Erich Kästner and Walter Trier (illustrator), Emil and the Detectives (1929; translation by Eileen Hall 1959; Puffin 1984)
My virtual To-Be-Read pile includes innumerable children’s literature classics. Emil and the Detectives is one of them. I have somehow come to own a copy of it, and it seemed like the perfect read after the rigours of Edward Said’s On Late Style. I knew almost nothing about it. And of course, not being a children’s literature scholar, I still don’t know what its historical claim to fame is, but I did enjoy it, and had a complex enough response that I felt compelled to do a little background reading
First published in Germany in 1929, it evidently broke new ground by telling a tale set in recognisable current reality, mainly in Berlin, with a mainly realistic story. Emil, who lives with his mother in the tiny village of Neustadt, sets out by train to visit his grandmother and aunt and family in Berlin. His mother gives him the enormous sum of seven pounds (in Eileen Hall’s 1959 translation the money is British), one pound for spending money, the rest to help Grandma out. The money is stolen, and Emil has to catch the thief and retrieve the money. He is helped by an ever expanding gang of Berlin boys, and one girl. It’s not really a spoiler to tell you that they are successful.
The book was a delight to this 71 year old, and the note on my yellowing copy’s opening page is almost certainly accurate:
It is a book everyone reads with pleasure. Forward readers of eight could tackle it, while those in their early teens still enjoy it without wanting to disguise the fact.
The squabbling among the boys, their awe in the presence of the only girl, the presence of a kindly journalist named Mr Kästner, the acknowledgement to the smallest boy whose undramatic contribution to the project was nonetheless heroic, the attention paid throughout to tiny practical details, the evocation of the city of Berlin – nostalgic now but no doubt fresh and new then: so much to love.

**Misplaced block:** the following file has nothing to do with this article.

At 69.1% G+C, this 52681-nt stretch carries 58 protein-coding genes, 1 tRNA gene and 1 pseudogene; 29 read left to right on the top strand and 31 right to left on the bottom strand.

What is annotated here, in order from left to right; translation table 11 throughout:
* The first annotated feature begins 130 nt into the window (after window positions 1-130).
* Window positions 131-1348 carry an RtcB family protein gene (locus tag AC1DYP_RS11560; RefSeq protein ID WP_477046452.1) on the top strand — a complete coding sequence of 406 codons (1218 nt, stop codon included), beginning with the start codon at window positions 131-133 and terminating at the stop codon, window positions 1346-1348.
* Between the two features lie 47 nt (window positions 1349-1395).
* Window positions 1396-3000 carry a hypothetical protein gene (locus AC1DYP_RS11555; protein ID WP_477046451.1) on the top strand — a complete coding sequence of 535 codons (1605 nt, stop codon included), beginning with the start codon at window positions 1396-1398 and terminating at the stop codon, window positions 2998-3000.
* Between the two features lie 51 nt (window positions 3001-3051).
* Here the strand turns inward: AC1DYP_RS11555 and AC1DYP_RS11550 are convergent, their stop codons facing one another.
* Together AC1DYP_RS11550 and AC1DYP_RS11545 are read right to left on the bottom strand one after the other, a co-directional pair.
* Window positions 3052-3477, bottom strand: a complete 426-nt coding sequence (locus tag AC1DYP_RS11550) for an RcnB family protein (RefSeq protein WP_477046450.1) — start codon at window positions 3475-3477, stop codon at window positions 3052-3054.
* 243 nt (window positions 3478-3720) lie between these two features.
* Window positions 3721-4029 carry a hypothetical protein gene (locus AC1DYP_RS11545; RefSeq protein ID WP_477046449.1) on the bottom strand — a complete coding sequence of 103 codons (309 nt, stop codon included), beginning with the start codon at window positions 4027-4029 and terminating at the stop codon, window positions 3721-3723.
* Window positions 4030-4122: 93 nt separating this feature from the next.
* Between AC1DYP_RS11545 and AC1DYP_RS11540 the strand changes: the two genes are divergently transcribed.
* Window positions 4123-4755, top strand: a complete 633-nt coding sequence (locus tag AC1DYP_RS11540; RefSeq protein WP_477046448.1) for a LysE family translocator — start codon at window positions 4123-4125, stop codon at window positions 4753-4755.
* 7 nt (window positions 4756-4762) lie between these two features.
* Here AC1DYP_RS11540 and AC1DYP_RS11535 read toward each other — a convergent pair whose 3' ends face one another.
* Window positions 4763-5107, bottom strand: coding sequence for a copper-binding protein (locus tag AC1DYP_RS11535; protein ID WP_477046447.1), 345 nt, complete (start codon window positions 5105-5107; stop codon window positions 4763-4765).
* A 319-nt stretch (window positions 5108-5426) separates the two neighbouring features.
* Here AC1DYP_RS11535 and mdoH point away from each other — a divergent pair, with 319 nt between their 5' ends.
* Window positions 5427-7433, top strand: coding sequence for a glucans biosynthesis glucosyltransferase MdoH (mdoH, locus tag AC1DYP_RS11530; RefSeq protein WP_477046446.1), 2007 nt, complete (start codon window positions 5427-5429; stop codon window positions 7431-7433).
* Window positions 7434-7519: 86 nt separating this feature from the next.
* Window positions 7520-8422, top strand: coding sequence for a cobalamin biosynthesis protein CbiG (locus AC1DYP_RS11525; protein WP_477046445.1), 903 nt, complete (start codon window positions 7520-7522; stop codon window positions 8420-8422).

The thing that sent me to Wikipedia was this: I became uneasy in the climactic scenes leading up to the villain’s capture. Some of this is described from his point of view:
Mr Grundeis found himself completely surrounded. He looked about in amazement, Boys swarmed round him, all laughing and talking among themselves, jostling each other, yet somehow always keeping up with him, Some of them stared at him so hard that he hardly knew where to look.
Then – whizz – a ball flew past his head. He did not like that, and tried to move more quickly; so did the boys, and he remained surrounded. Then he tried to take them by surprise by turning abruptly to go down a side street, but he could not get through the mass of children which seemed to stream across his path whichever way he turned.
And it goes on. Mr Grundeis threatens to call the police, but the boys call his bluff. And so on, until there’s a violent confrontation in a bank, and the boys convince the tellers and police (who do eventually turn up) that the man is indeed a thief. I can’t be the only one to be made uneasy by this scene of a cheerful mob of adolescent boys harassing a solitary man, especially in late 1920s Berlin. It’s possible that Mr Grundeis has some of the cultural markers for ‘Jew’. He is certainly described in more detail than any other character. He wears a bowler hat, and has ‘a long face, with a small black moustache and a lot of wrinkles around his mouth’. In addition, ‘His ears were thin and stuck out from his head.’
So I was uneasy. I did go to Wikipedia, where I learned that this is the only pre-1945 book by Kästner that wasn’t censored by the Nazis, so I’m reasonably assured that this isn’t deliberate anti-semitism. But I’m putting it out there as a question to people who know more about the history of this book than I do. Does this lovely book about youthful solidarity and power contain a coded version of the antisemitism that Hitler and the Nazis built on? Is it possible for the same story to make one think of the recent school students’ demonstrations for the environment, and in the same moment to remember that boy in Cabaret singing so sweetly, ‘The future belongs to me’? Or am I being hyper-vigilant in this age of assertive identity politics.